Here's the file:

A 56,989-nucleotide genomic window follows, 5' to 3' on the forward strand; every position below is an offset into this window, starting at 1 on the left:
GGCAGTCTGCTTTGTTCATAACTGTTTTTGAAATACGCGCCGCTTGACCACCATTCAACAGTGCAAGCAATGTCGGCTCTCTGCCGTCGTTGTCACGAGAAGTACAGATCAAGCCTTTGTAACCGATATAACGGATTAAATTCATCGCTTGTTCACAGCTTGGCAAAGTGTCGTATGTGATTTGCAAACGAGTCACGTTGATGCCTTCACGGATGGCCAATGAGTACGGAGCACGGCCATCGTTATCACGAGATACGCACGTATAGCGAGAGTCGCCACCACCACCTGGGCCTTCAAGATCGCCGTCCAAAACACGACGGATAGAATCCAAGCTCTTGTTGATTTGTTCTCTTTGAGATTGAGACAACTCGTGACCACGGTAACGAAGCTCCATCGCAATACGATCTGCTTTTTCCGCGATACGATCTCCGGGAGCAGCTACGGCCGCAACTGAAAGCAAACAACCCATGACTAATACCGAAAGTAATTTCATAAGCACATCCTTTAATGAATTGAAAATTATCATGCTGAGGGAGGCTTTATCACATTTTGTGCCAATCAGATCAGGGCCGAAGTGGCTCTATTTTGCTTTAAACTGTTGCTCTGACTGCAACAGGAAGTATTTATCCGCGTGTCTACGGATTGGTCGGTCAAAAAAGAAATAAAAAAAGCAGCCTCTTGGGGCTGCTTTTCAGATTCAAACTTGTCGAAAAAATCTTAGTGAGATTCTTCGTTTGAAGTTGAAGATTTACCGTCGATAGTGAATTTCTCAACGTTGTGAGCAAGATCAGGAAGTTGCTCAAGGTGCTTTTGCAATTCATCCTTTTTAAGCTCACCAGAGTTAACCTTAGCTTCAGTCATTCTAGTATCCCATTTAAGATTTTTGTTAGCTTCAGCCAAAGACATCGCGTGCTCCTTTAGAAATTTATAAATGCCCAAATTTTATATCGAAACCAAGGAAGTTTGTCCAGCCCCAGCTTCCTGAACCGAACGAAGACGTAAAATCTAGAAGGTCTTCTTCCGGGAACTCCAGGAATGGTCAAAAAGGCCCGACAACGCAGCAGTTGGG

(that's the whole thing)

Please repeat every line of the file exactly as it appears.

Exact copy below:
A 56,989-nucleotide genomic window follows, 5' to 3' on the forward strand; every position below is an offset into this window, starting at 1 on the left:
GGCAGTCTGCTTTGTTCATAACTGTTTTTGAAATACGCGCCGCTTGACCACCATTCAACAGTGCAAGCAATGTCGGCTCTCTGCCGTCGTTGTCACGAGAAGTACAGATCAAGCCTTTGTAACCGATATAACGGATTAAATTCATCGCTTGTTCACAGCTTGGCAAAGTGTCGTATGTGATTTGCAAACGAGTCACGTTGATGCCTTCACGGATGGCCAATGAGTACGGAGCACGGCCATCGTTATCACGAGATACGCACGTATAGCGAGAGTCGCCACCACCACCTGGGCCTTCAAGATCGCCGTCCAAAACACGACGGATAGAATCCAAGCTCTTGTTGATTTGTTCTCTTTGAGATTGAGACAACTCGTGACCACGGTAACGAAGCTCCATCGCAATACGATCTGCTTTTTCCGCGATACGATCTCCGGGAGCAGCTACGGCCGCAACTGAAAGCAAACAACCCATGACTAATACCGAAAGTAATTTCATAAGCACATCCTTTAATGAATTGAAAATTATCATGCTGAGGGAGGCTTTATCACATTTTGTGCCAATCAGATCAGGGCCGAAGTGGCTCTATTTTGCTTTAAACTGTTGCTCTGACTGCAACAGGAAGTATTTATCCGCGTGTCTACGGATTGGTCGGTCAAAAAAGAAATAAAAAAAGCAGCCTCTTGGGGCTGCTTTTCAGATTCAAACTTGTCGAAAAAATCTTAGTGAGATTCTTCGTTTGAAGTTGAAGATTTACCGTCGATAGTGAATTTCTCAACGTTGTGAGCAAGATCAGGAAGTTGCTCAAGGTGCTTTTGCAATTCATCCTTTTTAAGCTCACCAGAGTTAACCTTAGCTTCAGTCATTCTAGTATCCCATTTAAGATTTTTGTTAGCTTCAGCCAAAGACATCGCGTGCTCCTTTAGAAATTTATAAATGCCCAAATTTTATATCGAAACCAAGGAAGTTTGTCCAGCCCCAGCTTCCTGAACCGAACGAAGACGTAAAATCTAGAAGGTCTTCTTCCGGGAACTCCAGGAATGGTCAAAAAGGCCCGACAACGCAGCAGTTGGG